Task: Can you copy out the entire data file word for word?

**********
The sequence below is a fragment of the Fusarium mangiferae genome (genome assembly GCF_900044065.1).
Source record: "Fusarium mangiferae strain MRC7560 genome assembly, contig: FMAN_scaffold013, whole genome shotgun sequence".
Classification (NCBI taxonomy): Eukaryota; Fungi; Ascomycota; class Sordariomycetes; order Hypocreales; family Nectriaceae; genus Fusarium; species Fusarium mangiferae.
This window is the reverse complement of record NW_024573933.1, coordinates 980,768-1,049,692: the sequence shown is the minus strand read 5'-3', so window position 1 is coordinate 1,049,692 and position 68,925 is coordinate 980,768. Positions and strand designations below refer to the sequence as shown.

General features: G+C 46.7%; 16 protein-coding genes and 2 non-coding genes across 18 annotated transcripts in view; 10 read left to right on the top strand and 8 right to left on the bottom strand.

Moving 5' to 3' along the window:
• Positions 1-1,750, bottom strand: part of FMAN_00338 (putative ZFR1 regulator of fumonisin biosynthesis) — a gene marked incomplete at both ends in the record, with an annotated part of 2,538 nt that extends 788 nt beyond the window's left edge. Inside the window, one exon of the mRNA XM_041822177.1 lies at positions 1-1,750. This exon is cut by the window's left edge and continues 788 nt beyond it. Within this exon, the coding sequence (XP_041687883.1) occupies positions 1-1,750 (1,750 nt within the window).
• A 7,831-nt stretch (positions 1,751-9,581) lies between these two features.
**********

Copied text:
The sequence below is a fragment of the Fusarium mangiferae genome (genome assembly GCF_900044065.1).
Source record: "Fusarium mangiferae strain MRC7560 genome assembly, contig: FMAN_scaffold013, whole genome shotgun sequence".
Classification (NCBI taxonomy): Eukaryota; Fungi; Ascomycota; class Sordariomycetes; order Hypocreales; family Nectriaceae; genus Fusarium; species Fusarium mangiferae.
This window is the reverse complement of record NW_024573933.1, coordinates 980,768-1,049,692: the sequence shown is the minus strand read 5'-3', so window position 1 is coordinate 1,049,692 and position 68,925 is coordinate 980,768. Positions and strand designations below refer to the sequence as shown.

General features: G+C 46.7%; 16 protein-coding genes and 2 non-coding genes across 18 annotated transcripts in view; 10 read left to right on the top strand and 8 right to left on the bottom strand.

Moving 5' to 3' along the window:
• Positions 1-1,750, bottom strand: part of FMAN_00338 (putative ZFR1 regulator of fumonisin biosynthesis) — a gene marked incomplete at both ends in the record, with an annotated part of 2,538 nt that extends 788 nt beyond the window's left edge. Inside the window, one exon of the mRNA XM_041822177.1 lies at positions 1-1,750. This exon is cut by the window's left edge and continues 788 nt beyond it. Within this exon, the coding sequence (XP_041687883.1) occupies positions 1-1,750 (1,750 nt within the window).
• A 7,831-nt stretch (positions 1,751-9,581) lies between these two features.